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HPV and p16 Testing in Oropharyngeal Squamous Cell Carcinoma

Methodology, Interpretation, and Significance

Management Strategies in OPSCC

Slide 8

March 2012

Primary chemoradiation is considered the standard of care nationally, with surgery often performed as salvage treatment. In our practice at the Mayo Clinic, however, surgery is the treatment mainstay for most cases of oropharyngeal squamous cell carcinoma. Clear margins, as in many settings of head and neck cancer, is the primary goal so frozen section to evaluate clearance is not uncommon.

Clinical stage 1 and 2 patients (ie patients with small tumors and no lymph node involvement) are often treated with surgery alone.

Clinical stage 3 and 4 patients almost invariably receive radiation. The side effects of radiation are worth considering; fibrosis and scarring may lead to swallowing difficulty, hypothyroidism, and neck pain.

Chemotherapy is reserved for patients with positive surgical margins or extranodal spread. As you would expect, adding chemotherapy to a treatment regimen may come at the expense of adverse events. Cisplatin, the agent most commonly used, can aggravate the side effects of radiation. It may cause nausea, vomiting, and decreased blood counts. The long-term effects of Cisplatin are renal dysfunction, neuropathy, and ototoxicity.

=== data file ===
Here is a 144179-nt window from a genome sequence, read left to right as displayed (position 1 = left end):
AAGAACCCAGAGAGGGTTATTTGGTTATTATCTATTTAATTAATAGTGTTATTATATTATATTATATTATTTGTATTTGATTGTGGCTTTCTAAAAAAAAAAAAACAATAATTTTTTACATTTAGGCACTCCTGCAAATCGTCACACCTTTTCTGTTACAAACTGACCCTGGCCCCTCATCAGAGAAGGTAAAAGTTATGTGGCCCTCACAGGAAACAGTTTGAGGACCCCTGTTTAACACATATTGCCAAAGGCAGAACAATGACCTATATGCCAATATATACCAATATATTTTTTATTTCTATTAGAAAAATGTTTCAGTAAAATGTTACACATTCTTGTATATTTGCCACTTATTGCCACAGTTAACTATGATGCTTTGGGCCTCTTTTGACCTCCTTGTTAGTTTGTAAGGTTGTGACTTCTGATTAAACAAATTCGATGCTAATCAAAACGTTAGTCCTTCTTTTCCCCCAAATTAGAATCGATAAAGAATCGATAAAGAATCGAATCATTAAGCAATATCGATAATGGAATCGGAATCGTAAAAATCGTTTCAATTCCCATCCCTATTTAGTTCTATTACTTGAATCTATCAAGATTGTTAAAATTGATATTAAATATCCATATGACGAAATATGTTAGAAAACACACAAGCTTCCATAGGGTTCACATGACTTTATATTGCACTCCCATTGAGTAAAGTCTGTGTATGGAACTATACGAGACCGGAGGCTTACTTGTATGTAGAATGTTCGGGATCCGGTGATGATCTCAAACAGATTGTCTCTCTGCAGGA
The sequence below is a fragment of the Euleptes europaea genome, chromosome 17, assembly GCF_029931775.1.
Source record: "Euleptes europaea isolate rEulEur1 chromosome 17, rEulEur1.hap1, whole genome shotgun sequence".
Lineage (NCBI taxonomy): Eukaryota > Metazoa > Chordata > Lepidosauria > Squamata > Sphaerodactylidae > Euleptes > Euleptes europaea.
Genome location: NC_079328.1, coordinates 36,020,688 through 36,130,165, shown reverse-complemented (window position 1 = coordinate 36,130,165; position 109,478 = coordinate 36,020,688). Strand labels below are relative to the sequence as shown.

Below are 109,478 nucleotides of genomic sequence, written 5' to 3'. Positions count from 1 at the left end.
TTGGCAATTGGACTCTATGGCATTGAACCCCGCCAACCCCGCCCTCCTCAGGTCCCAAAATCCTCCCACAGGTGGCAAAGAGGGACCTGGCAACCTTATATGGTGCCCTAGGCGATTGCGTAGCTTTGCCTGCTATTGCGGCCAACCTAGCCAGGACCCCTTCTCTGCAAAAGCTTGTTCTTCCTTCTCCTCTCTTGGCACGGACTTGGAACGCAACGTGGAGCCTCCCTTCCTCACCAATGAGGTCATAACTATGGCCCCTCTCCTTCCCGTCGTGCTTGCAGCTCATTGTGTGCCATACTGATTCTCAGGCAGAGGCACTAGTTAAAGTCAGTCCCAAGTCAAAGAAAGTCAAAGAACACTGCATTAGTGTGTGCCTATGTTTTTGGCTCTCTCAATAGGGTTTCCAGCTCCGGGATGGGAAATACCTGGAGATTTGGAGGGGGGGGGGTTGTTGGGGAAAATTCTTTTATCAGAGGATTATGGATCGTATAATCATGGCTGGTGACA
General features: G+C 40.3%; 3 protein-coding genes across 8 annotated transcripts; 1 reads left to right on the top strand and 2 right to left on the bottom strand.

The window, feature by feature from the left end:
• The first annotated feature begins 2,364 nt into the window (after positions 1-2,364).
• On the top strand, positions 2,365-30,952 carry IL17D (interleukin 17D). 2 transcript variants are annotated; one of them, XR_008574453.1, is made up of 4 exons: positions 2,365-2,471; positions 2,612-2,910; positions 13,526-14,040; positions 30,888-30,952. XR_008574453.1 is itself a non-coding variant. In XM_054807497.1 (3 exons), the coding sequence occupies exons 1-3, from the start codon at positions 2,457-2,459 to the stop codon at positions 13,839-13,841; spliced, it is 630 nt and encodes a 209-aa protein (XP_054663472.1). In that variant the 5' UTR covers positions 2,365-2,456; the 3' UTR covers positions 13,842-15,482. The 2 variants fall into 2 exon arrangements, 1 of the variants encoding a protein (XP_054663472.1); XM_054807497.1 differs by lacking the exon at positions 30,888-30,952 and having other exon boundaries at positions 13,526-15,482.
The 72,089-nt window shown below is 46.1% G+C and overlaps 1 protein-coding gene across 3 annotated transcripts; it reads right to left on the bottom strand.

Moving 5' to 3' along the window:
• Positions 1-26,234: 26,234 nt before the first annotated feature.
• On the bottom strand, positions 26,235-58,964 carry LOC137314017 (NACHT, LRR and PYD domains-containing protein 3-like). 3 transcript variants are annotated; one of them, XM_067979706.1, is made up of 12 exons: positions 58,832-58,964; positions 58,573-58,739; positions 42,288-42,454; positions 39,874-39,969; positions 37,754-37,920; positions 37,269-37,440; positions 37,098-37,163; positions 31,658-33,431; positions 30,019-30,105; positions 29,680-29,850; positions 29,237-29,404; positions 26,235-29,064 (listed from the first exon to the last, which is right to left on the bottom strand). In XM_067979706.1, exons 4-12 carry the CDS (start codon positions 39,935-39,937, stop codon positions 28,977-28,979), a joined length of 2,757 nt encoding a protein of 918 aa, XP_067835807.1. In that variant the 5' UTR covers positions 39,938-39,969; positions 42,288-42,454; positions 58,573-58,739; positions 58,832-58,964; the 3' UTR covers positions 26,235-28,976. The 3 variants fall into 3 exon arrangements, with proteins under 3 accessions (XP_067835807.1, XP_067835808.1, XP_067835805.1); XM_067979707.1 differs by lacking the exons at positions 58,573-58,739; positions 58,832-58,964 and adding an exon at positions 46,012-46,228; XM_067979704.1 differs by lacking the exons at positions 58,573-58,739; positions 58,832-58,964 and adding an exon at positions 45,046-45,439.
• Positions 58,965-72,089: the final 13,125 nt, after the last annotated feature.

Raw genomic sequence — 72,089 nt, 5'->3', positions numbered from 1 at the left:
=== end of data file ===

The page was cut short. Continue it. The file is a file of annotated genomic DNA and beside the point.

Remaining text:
In general, patients are considered to have a significant improvement in survival when treated with post-operative adjuvant therapy. Concurrent chemoradiotherapy has traditionally been considered to offer a better survival benefit when compared to radiotherapy alone. However, recent studies have argued that, in the setting of HPV-associated oropharyngeal squamous cell carcinoma, there is no benefit to adding chemotherapy to the post-operative treatment regimen. This is not an unsettled issue, however, and is certainly something to keep an eye on.

Currently, at the Mayo Clinic, HPV-positive and negative patients are treated essentially the same. However, considerations are being given to deescalating treatment intensity given the less aggressive behavior of HPV-associated oropharyngeal squamous cell carcinoma.

In terms of targeted therapy, cetuximab, a monoclonal antibody directed against the EGFR receptor, is currently being used in Phase III trials. Immunotherapy and vaccines may play a role in the management of oropharyngeal squamous cell carcinoma in the future but are not currently being used.

Management Strategies in OPSCC


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